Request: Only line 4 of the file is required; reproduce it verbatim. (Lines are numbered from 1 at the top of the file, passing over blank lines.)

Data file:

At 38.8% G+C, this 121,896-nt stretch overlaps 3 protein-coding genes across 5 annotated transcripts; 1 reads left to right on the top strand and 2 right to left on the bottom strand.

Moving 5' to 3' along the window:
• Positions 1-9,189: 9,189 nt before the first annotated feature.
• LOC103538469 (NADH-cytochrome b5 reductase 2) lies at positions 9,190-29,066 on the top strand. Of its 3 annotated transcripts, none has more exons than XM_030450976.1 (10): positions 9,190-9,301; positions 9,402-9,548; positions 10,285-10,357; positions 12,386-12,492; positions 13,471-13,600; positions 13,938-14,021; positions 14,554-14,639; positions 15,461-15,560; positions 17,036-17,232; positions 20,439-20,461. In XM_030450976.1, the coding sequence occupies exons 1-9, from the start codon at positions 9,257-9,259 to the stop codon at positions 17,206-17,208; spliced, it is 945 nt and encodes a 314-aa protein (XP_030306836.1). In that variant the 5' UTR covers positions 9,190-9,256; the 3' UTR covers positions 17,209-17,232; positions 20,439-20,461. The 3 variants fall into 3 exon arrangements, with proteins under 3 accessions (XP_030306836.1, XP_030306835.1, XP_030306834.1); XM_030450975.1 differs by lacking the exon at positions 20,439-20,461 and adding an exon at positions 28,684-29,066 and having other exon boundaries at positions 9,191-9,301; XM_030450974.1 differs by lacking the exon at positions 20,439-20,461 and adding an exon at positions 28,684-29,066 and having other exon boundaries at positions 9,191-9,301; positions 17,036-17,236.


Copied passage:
• LOC103538469 (NADH-cytochrome b5 reductase 2) lies at positions 9,190-29,066 on the top strand. Of its 3 annotated transcripts, none has more exons than XM_030450976.1 (10): positions 9,190-9,301; positions 9,402-9,548; positions 10,285-10,357; positions 12,386-12,492; positions 13,471-13,600; positions 13,938-14,021; positions 14,554-14,639; positions 15,461-15,560; positions 17,036-17,232; positions 20,439-20,461. In XM_030450976.1, the coding sequence occupies exons 1-9, from the start codon at positions 9,257-9,259 to the stop codon at positions 17,206-17,208; spliced, it is 945 nt and encodes a 314-aa protein (XP_030306836.1). In that variant the 5' UTR covers positions 9,190-9,256; the 3' UTR covers positions 17,209-17,232; positions 20,439-20,461. The 3 variants fall into 3 exon arrangements, with proteins under 3 accessions (XP_030306836.1, XP_030306835.1, XP_030306834.1); XM_030450975.1 differs by lacking the exon at positions 20,439-20,461 and adding an exon at positions 28,684-29,066 and having other exon boundaries at positions 9,191-9,301; XM_030450974.1 differs by lacking the exon at positions 20,439-20,461 and adding an exon at positions 28,684-29,066 and having other exon boundaries at positions 9,191-9,301; positions 17,036-17,236.